If the amount spent on player transfers had a direct effect on league position Arsenal would have been in fifth position. If the salary spend had been a direct effect on league position Arsenal would have been fourth. So Arsenal over achieved in both cases. In fact all of the top three teams overachieved on both counts.
|Pos||Team||Cost £||Cost pos||Cost/Place||Salary||Salary pos||Sal/place|
|7||State Aid Utd||122m||9||+2||70m||11||+4|
By and large, clubs that over achieve in relation to their transfer dealings also over achieve in relation to their salaries. Eight clubs overachieved on both indexes (marked in brown).
So what makes clubs have lots of players on high wages, and yet underachieve? A hint as to the answer comes by looking at what marks out three of the clubs at the bottom is that they had more than one manager. Thus they were in a situation of having players on high wages bought by a previous manager but now no longer in favour. It is one of the benefits of managerial stability.
Some Premier League clubs are however allowed to increase their salary bill even more via another rule in the arrangements which allow clubs to increase salaries by up to £19m compared with 2012/13. This rule is obviously no use to clubs who are already paying more than £19m a year more in salaries than they were in 2012/13.
Arsenal is in this category, because in 2012/13 the new stadium was still hampering financial freedom. With the removal of that Arsenal increased salaries considerably (including of course the higher salaries for Ozil and Alexis). Indeed Arsenal has increased salaries more than any other Premier League club in the period between 2012/13 and 2015/16.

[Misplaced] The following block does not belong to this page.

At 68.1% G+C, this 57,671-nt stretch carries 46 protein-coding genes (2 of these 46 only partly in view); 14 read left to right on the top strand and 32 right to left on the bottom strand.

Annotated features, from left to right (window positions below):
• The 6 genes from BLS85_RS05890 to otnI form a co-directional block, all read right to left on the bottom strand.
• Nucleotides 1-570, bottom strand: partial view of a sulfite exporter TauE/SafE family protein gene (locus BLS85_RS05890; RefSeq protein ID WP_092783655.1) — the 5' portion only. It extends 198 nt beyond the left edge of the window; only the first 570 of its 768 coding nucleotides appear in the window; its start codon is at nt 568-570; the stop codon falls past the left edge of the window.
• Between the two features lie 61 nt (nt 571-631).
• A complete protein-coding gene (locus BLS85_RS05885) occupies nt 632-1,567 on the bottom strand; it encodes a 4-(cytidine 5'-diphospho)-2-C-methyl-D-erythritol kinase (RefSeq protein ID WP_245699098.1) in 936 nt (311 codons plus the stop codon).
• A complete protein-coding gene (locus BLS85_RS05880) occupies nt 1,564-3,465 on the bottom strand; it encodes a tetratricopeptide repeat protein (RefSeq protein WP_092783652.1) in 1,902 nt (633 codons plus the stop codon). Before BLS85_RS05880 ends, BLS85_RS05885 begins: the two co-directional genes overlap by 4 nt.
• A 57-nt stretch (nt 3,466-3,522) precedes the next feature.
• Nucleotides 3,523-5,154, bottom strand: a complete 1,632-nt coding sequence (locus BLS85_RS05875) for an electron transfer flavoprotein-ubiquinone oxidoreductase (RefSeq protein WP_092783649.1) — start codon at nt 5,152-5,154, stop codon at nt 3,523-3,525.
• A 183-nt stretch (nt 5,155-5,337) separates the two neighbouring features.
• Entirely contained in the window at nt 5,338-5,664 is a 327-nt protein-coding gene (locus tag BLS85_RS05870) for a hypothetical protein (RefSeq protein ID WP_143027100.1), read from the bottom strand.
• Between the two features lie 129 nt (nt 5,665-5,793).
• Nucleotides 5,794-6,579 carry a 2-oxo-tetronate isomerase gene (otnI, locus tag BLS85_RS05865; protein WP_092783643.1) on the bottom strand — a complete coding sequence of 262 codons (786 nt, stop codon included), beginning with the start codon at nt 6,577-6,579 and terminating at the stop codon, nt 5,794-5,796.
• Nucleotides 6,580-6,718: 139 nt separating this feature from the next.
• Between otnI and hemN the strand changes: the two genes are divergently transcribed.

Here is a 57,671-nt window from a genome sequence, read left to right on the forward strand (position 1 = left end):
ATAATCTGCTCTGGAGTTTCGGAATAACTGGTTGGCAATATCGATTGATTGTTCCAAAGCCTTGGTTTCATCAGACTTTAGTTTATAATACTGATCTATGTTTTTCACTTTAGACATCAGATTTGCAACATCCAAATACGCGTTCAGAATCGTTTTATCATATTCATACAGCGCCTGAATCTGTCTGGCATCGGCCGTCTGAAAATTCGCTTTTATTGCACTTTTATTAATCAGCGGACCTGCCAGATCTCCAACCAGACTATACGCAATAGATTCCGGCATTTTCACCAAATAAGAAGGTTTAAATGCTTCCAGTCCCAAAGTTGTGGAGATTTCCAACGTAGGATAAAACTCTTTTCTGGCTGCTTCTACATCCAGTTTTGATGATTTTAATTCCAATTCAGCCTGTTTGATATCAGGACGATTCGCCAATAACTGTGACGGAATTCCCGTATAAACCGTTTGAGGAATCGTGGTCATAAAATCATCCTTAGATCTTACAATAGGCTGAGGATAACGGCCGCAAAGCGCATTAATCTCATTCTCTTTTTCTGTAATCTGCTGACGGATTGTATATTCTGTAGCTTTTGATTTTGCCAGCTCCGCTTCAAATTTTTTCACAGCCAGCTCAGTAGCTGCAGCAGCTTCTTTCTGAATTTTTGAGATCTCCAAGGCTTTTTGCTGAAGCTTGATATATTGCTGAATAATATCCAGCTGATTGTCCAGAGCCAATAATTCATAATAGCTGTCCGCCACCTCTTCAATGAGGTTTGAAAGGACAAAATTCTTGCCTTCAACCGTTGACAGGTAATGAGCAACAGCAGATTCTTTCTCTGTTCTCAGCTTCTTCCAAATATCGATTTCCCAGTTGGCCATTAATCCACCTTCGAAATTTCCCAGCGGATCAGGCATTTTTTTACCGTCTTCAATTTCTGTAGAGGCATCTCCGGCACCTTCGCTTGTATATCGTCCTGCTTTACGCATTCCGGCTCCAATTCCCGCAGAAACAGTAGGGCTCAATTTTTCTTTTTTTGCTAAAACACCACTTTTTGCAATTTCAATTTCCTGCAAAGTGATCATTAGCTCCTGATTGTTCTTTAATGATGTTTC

In fact Arsenal has increased its wages by more than any other club in the last three years.
|Club||2012/13 wages||2015/16 wages||Increase|
But there are always ways around regulations. Manchester City has shown the money it gave to Mancini as his pay off, not as a redundancy payment but as wages. This pushed up their wages at that time, and so has allowed them to increase their wages further now, if they wish. Add to this the massive increase in money from their sponsors (which as I noted, some suspicious people like me think is a deal akin to the PSG deal) and Man City are going to be able to run riot on the wages front for next season and thereafter.
- Proving that neither transfers nor buying a top goalscorer are the way to win the league
- Arsenal Squad 2016-17. We urgently need to loan or sell eight players
- Why are football’s administrators so utterly and totally inept?
Untold Arsenal has published five books on Arsenal – all are available as paperback and three are now available on Kindle. The books are
- The Arsenal Yankee by Danny Karbassiyoon with a foreword by Arsene Wenger.
- Arsenal: the long sleep 1953 – 1970; a view from the terrace. By John Sowman with an introduction by Bob Wilson.
- Woolwich Arsenal: The club that changed football. By Tony Attwood, Andy Kelly and Mark Andrews.
- Making the Arsenal: a novel by Tony Attwood.
- The Crowd at Woolwich Arsenal by Mark Andrews.
You can find details of all five on our new Arsenal Books page